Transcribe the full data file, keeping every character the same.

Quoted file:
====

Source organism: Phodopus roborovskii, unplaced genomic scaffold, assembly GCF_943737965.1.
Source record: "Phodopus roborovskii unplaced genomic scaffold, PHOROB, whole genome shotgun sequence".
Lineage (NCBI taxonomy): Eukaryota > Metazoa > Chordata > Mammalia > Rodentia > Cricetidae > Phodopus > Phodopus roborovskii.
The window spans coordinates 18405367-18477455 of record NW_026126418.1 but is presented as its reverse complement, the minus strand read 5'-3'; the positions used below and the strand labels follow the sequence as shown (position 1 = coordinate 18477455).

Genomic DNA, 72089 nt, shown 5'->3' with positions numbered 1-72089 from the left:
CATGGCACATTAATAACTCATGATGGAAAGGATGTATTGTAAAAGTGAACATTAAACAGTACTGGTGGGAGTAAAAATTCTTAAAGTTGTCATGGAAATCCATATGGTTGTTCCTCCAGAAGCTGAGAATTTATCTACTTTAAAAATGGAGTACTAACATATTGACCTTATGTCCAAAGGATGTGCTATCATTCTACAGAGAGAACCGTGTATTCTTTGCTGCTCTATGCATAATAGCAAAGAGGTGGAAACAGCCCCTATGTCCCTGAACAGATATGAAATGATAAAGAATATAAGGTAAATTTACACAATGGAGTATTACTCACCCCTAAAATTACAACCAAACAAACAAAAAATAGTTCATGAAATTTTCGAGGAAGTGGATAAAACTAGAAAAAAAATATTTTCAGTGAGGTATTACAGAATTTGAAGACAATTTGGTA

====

Source organism: Phodopus roborovskii, unplaced genomic scaffold, assembly GCF_943737965.1.
Source record: "Phodopus roborovskii unplaced genomic scaffold, PHOROB, whole genome shotgun sequence".
Lineage (NCBI taxonomy): Eukaryota > Metazoa > Chordata > Mammalia > Rodentia > Cricetidae > Phodopus > Phodopus roborovskii.
The window spans coordinates 18405367-18477455 of record NW_026126418.1 but is presented as its reverse complement, the minus strand read 5'-3'; the positions used below and the strand labels follow the sequence as shown (position 1 = coordinate 18477455).

Genomic DNA, 72089 nt, shown 5'->3' with positions numbered 1-72089 from the left:
CATGGCACATTAATAACTCATGATGGAAAGGATGTATTGTAAAAGTGAACATTAAACAGTACTGGTGGGAGTAAAAATTCTTAAAGTTGTCATGGAAATCCATATGGTTGTTCCTCCAGAAGCTGAGAATTTATCTACTTTAAAAATGGAGTACTAACATATTGACCTTATGTCCAAAGGATGTGCTATCATTCTACAGAGAGAACCGTGTATTCTTTGCTGCTCTATGCATAATAGCAAAGAGGTGGAAACAGCCCCTATGTCCCTGAACAGATATGAAATGATAAAGAATATAAGGTAAATTTACACAATGGAGTATTACTCACCCCTAAAATTACAACCAAACAAACAAAAAATAGTTCATGAAATTTTCGAGGAAGTGGATAAAACTAGAAAAAAAATATTTTCAGTGAGGTATTACAGAATTTGAAGACAATTTGGTA